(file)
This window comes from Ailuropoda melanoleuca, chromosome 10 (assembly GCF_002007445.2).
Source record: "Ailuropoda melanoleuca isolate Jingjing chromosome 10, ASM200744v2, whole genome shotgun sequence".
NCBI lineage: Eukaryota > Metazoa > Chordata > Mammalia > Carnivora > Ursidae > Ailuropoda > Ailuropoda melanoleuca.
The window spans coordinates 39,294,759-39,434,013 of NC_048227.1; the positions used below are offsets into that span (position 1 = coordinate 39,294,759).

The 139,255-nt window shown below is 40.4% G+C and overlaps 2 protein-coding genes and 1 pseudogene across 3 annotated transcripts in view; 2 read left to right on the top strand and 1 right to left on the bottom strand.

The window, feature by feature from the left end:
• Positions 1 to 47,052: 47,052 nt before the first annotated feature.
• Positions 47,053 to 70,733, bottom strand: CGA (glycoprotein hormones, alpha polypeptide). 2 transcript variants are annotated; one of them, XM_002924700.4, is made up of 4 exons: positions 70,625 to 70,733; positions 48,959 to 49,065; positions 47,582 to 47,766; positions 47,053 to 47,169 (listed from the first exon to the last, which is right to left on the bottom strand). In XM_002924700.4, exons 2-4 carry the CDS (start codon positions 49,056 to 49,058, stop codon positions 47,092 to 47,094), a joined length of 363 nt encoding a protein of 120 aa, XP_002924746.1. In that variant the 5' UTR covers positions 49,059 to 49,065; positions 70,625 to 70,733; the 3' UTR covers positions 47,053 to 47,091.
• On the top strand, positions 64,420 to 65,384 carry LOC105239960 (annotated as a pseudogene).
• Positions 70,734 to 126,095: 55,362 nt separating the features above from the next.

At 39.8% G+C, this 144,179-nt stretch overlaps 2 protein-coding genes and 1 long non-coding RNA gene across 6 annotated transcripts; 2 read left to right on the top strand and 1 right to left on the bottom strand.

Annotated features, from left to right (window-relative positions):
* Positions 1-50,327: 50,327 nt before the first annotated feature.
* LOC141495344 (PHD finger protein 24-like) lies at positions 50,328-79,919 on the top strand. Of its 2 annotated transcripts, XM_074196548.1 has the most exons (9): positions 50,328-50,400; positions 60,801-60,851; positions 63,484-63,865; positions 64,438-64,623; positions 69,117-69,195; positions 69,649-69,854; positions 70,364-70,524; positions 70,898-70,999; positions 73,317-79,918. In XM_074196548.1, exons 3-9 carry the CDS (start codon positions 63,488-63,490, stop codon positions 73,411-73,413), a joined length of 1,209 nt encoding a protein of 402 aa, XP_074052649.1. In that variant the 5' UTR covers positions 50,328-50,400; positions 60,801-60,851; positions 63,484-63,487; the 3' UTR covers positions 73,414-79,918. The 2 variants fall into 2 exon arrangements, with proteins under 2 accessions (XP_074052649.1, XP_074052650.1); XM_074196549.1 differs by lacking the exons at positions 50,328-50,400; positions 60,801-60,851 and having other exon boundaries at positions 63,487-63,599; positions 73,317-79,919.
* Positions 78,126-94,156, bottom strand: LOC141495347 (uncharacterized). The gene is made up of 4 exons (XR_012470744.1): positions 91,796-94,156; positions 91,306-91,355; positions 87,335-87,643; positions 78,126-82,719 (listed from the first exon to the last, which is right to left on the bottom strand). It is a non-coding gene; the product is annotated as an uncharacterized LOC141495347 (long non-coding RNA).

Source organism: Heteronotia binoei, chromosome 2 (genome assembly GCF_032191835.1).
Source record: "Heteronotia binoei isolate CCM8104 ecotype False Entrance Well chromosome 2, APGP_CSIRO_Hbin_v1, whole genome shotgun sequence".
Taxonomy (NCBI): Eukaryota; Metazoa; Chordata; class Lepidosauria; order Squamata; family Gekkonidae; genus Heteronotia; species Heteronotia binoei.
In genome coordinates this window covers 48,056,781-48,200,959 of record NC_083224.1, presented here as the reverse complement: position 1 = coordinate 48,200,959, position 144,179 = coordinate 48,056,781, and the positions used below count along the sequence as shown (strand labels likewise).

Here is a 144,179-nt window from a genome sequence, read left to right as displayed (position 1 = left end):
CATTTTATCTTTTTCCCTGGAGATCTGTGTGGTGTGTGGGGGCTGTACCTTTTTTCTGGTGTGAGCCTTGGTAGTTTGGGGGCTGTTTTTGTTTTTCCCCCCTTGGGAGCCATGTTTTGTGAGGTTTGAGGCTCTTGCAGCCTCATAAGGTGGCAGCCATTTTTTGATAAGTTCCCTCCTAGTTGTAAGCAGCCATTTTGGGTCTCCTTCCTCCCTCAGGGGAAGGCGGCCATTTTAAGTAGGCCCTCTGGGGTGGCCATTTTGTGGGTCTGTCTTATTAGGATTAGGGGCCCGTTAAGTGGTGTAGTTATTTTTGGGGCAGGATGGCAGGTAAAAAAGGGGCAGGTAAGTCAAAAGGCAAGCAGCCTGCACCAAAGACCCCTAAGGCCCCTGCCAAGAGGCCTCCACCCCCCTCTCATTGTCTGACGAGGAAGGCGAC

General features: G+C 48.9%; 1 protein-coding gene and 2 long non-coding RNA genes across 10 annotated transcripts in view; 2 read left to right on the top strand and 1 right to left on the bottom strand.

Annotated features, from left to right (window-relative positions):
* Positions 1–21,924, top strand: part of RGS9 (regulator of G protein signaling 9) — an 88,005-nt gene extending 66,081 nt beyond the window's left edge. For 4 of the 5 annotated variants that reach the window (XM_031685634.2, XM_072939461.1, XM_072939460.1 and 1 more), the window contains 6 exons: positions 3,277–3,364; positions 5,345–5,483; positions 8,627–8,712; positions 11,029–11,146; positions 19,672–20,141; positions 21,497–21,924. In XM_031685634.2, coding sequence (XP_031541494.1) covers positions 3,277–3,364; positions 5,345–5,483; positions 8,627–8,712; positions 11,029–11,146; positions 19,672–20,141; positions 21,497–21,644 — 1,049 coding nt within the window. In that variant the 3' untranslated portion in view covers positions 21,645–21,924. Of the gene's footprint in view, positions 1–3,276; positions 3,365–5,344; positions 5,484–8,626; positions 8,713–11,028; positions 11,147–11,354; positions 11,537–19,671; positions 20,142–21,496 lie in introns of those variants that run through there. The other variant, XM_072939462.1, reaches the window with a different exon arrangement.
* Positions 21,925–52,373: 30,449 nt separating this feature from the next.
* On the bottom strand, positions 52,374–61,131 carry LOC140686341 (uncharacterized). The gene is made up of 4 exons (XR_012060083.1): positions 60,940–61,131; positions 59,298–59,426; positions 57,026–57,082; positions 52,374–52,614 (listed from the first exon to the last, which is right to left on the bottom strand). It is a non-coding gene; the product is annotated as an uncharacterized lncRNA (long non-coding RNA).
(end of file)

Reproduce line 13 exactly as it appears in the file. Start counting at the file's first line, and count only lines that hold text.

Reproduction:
* Positions 1-50,327: 50,327 nt before the first annotated feature.